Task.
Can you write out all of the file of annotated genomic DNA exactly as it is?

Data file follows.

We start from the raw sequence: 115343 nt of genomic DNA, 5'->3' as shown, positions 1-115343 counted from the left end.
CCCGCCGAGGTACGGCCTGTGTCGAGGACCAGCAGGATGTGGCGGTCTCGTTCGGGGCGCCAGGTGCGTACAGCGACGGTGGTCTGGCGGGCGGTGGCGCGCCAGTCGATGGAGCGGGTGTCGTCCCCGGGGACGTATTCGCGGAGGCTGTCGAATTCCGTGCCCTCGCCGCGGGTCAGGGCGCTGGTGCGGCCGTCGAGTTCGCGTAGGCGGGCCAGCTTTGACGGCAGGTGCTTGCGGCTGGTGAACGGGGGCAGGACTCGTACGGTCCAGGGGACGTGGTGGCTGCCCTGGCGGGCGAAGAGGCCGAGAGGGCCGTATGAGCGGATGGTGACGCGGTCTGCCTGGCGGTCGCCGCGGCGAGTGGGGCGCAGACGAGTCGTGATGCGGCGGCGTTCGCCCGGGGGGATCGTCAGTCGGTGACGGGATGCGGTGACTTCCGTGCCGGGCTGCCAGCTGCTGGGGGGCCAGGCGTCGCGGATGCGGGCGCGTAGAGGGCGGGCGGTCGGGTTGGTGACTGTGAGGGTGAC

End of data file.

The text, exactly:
We start from the raw sequence: 115343 nt of genomic DNA, 5'->3' as shown, positions 1-115343 counted from the left end.
CCCGCCGAGGTACGGCCTGTGTCGAGGACCAGCAGGATGTGGCGGTCTCGTTCGGGGCGCCAGGTGCGTACAGCGACGGTGGTCTGGCGGGCGGTGGCGCGCCAGTCGATGGAGCGGGTGTCGTCCCCGGGGACGTATTCGCGGAGGCTGTCGAATTCCGTGCCCTCGCCGCGGGTCAGGGCGCTGGTGCGGCCGTCGAGTTCGCGTAGGCGGGCCAGCTTTGACGGCAGGTGCTTGCGGCTGGTGAACGGGGGCAGGACTCGTACGGTCCAGGGGACGTGGTGGCTGCCCTGGCGGGCGAAGAGGCCGAGAGGGCCGTATGAGCGGATGGTGACGCGGTCTGCCTGGCGGTCGCCGCGGCGAGTGGGGCGCAGACGAGTCGTGATGCGGCGGCGTTCGCCCGGGGGGATCGTCAGTCGGTGACGGGATGCGGTGACTTCCGTGCCGGGCTGCCAGCTGCTGGGGGGCCAGGCGTCGCGGATGCGGGCGCGTAGAGGGCGGGCGGTCGGGTTGGTGACTGTGAGGGTGAC